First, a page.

Victor Rosario Attempted to Save the Victims of a House Fire, But Instead Was Wrongfully Convicted of Causing Their Accidental Deaths
LOWELL, MA – Victor Rosario, a man who spent 32 years, more than half of his life in prison for crimes he didn’t commit, today filed state and federal lawsuits against Lowell, MA police and firemen who he said framed him for the arson deaths of eight people in a March 1982 house fire.
Rosario’s suit alleges the detectives used “outright lies, coercion, threats, mistreatment, and sleep deprivation” to force Mr. Rosario into signing a false confession written in English, even though Mr. Rosario wasn’t literate in that language.
Detectives withheld exculpatory physical and other evidence showing that the fire was almost certainly accidental, rather than arson, and that an alleged witness failed to identify Rosario in a photo array and gave a very different physical description of a possible suspect. Both the Massachusetts State Crime Lab and the FBI confirmed that there was no physical evidence of arson as alleged by the police, and explicitly told them that.
Other exculpatory evidence withheld from Rosario’s defense team included other possible suspects identified by the police for the alleged arson, such as a death threat that someone made against one of the fire victims. In addition, Lowell investigators later wrote a book about their arson investigations that revealed that they had a financial incentive from insurers to conclude that arson was the cause of fires, but they did not disclose that fact to Mr. Rosario’s defense.
According to the suit, “To bolster their fabricated theory about the use of Molotov cocktails, Defendants staged the basement [of Rosario’s apartment building] to look like there were Miller beer bottles with the gas can and paint can (tipped over) and took photographs of that staged scene. In fact, when [the landlord] took police to the basement, he did not see a beer bottle near his gas can and paint, nor did [he] see the scene that was photographed to make it look like it could have been used to make Molotov cocktails.”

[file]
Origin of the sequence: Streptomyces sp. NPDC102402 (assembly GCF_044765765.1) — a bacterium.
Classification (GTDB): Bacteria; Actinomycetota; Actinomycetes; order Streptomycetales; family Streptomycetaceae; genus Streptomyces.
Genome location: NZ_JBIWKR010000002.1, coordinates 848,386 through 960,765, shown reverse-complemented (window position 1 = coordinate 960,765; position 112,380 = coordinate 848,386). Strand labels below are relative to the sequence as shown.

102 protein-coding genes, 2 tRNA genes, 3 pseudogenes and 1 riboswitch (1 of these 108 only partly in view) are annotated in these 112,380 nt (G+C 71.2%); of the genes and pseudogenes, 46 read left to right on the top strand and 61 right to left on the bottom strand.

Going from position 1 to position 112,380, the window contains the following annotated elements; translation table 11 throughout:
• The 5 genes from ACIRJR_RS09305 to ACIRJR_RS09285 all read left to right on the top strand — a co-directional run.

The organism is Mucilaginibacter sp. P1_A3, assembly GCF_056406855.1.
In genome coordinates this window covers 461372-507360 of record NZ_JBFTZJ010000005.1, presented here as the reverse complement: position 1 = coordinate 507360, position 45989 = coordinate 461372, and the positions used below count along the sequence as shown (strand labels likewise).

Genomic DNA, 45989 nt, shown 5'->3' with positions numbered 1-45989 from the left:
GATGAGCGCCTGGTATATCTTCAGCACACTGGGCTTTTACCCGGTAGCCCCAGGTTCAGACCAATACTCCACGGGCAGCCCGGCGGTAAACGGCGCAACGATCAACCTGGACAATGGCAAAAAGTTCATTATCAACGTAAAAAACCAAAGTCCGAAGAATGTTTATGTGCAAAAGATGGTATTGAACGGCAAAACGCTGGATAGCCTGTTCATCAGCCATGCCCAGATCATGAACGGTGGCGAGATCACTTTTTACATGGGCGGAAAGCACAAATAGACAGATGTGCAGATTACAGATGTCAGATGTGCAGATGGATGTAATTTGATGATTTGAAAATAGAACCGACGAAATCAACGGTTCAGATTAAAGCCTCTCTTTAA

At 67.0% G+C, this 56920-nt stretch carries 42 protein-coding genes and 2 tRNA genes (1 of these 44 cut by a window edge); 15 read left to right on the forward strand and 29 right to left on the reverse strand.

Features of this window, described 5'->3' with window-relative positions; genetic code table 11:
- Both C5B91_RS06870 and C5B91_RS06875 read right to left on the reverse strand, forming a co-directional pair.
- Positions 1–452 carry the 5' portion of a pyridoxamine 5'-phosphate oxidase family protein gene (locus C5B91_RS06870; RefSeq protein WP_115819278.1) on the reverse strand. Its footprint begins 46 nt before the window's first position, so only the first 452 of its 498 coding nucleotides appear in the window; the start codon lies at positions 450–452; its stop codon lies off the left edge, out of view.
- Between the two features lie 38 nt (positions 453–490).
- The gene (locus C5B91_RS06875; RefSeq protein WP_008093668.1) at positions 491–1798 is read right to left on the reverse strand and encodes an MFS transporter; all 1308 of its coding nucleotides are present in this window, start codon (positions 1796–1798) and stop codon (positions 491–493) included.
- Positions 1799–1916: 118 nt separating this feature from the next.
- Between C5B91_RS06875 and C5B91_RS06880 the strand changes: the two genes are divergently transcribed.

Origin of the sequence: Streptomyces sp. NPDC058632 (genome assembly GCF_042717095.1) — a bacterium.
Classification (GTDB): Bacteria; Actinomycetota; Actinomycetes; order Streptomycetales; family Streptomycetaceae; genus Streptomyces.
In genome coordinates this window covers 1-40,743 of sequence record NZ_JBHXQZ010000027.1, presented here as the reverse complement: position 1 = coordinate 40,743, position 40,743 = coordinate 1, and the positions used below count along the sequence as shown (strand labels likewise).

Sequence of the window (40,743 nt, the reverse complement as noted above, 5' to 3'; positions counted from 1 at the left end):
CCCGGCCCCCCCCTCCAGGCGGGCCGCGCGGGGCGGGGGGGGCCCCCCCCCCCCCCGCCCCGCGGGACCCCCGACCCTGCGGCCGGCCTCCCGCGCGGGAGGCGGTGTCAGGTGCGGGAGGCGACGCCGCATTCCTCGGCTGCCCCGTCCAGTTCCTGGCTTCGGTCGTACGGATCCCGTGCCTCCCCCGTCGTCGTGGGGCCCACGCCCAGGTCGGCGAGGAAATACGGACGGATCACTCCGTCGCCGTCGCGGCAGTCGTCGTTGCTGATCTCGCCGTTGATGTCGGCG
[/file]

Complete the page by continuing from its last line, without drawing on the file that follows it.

Besides withholding evidence, detectives took the additional step of manufacturing fake evidence, producing an alleged witness statement written in English, even though the “witness” neither wrote nor spoke the language.
Taken into custody on March 7, 1982 and eventually sentenced to nine concurrent life sentences and imprisoned 32 years, in July 2014 a Superior Court judge vacated Rosario’s convictions, granted him a new trial, and ordered him freed on bond. Prosecutors appealed, but on May 11, 2017, the Supreme Judicial Court of Massachusetts upheld an order granting Rosario a new trial. On September 8, 2017 the Commonwealth of Massachusetts finally dropped all charges against Rosario. At every stage of his imprisonment and in his testimony at his trial, Mr. Rosario insisted on his innocence.
Besides being forcibly separated from his wife, Beverly, for 26 years, Mr. Rosario missed the entire young adulthoods of his four children, and almost their entire childhoods, as they were ages 2, 5, 6 and 8 at the time of his arrest. He missed the companionship of friends and other family, especially that of his elderly mother and father, the latter with whom he had an especially close relationship, but who died shortly after Mr. Rosario’s release from prison.
Key players in Mr. Rosario’s fight for his freedom included the New England Innocence Project, Lisa Kavanaugh, Director of the Committee for Public Counsel Services Innocence Program, Dr. Judith Edersheim of the Center for Law, Brain, and Behavior at Massachusetts General Hospital, and John Lentini and Craig Beyler, preeminent experts in the field of arson investigations who assisted Mr. Rosario pro bono because they believed in his innocence.
Mr. Rosario is represented by Arthur Loevy, Debra Loevy, Jon Loevy, Mark Loevy-Reyes, Gayle Horn, Tara Thompson and Steve Art of the civil rights firm Loevy & Loevy Attorneys at Law. Loevy & Loevy is one of the nation’s largest civil rights law firms and has won more multi-million-dollar jury verdicts than any other civil rights law firm in the country.